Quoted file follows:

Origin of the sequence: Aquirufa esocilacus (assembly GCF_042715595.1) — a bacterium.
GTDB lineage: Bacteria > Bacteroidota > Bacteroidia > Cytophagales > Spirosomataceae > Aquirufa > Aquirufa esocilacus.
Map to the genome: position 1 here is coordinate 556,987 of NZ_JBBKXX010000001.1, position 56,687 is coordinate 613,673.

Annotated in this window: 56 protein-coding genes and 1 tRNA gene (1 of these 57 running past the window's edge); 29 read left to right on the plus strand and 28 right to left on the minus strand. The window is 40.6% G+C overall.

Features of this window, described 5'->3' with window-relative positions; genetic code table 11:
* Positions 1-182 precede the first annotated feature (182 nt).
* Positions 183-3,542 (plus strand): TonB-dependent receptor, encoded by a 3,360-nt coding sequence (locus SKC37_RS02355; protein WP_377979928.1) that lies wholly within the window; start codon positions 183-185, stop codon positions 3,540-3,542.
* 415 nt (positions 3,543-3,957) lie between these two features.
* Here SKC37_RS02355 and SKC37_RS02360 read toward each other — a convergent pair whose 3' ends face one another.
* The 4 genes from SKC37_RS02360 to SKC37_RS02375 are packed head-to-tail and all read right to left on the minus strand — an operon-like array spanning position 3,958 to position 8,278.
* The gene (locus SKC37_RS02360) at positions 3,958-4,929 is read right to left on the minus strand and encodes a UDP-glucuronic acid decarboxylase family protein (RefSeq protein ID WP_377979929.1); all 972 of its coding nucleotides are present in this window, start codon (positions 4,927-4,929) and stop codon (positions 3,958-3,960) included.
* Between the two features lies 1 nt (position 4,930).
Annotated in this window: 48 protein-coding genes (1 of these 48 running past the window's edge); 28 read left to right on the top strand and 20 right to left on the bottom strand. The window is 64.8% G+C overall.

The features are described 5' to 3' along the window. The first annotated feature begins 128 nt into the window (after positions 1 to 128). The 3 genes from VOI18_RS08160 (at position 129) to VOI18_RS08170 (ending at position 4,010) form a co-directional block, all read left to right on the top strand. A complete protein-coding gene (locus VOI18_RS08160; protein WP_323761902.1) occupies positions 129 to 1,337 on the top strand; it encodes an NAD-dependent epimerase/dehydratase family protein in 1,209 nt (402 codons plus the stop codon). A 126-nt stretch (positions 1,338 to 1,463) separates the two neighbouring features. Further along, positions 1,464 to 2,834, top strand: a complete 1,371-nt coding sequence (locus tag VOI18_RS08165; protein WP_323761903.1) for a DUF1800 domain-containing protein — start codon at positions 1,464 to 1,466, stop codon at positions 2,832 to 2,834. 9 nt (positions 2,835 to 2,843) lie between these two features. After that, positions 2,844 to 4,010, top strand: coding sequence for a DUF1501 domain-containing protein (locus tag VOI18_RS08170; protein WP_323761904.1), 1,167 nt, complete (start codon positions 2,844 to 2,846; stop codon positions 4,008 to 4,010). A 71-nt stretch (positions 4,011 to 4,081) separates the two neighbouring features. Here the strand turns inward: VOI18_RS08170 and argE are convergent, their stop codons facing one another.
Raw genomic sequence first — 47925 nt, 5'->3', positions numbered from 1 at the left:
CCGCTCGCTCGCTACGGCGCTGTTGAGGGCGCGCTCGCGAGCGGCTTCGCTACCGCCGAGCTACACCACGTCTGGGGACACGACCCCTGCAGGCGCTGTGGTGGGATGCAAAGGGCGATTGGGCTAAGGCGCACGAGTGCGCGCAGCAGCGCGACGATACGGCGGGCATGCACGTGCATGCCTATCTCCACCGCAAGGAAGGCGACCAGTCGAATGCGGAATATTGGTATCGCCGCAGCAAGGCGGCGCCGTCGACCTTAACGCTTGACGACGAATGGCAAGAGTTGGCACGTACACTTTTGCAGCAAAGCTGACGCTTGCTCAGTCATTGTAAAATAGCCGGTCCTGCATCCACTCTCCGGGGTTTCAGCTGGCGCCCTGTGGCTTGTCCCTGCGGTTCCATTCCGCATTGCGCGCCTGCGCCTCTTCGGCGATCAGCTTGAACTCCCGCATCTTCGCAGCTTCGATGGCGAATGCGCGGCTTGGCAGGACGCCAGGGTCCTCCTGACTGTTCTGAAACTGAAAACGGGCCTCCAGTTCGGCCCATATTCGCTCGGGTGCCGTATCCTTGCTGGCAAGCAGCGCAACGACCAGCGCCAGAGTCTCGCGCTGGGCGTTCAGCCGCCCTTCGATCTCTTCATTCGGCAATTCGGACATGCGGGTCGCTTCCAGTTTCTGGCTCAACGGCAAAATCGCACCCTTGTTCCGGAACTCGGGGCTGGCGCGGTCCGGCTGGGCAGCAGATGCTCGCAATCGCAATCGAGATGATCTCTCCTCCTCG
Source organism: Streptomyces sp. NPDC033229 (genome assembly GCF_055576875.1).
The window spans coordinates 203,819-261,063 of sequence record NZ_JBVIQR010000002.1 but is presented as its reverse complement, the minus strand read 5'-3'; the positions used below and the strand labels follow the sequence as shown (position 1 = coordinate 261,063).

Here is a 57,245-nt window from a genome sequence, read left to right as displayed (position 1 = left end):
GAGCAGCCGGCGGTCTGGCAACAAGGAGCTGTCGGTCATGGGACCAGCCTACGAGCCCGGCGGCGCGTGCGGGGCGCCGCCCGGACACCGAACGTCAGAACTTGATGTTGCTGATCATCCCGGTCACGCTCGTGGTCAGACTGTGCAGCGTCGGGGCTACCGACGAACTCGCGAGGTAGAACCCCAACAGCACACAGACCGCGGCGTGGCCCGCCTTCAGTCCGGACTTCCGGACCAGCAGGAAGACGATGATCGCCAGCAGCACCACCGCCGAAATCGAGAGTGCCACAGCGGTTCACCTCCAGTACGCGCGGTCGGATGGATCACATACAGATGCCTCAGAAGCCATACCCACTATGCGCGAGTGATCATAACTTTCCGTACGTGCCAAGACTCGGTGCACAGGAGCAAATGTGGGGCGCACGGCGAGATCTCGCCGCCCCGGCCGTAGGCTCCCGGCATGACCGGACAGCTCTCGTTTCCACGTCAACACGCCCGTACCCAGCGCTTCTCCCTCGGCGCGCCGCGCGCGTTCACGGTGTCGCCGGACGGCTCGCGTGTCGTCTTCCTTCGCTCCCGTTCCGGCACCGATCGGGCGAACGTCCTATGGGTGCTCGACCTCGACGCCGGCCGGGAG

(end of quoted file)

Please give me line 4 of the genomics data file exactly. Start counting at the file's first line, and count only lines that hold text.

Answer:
Annotated in this window: 56 protein-coding genes and 1 tRNA gene (1 of these 57 running past the window's edge); 29 read left to right on the plus strand and 28 right to left on the minus strand. The window is 40.6% G+C overall.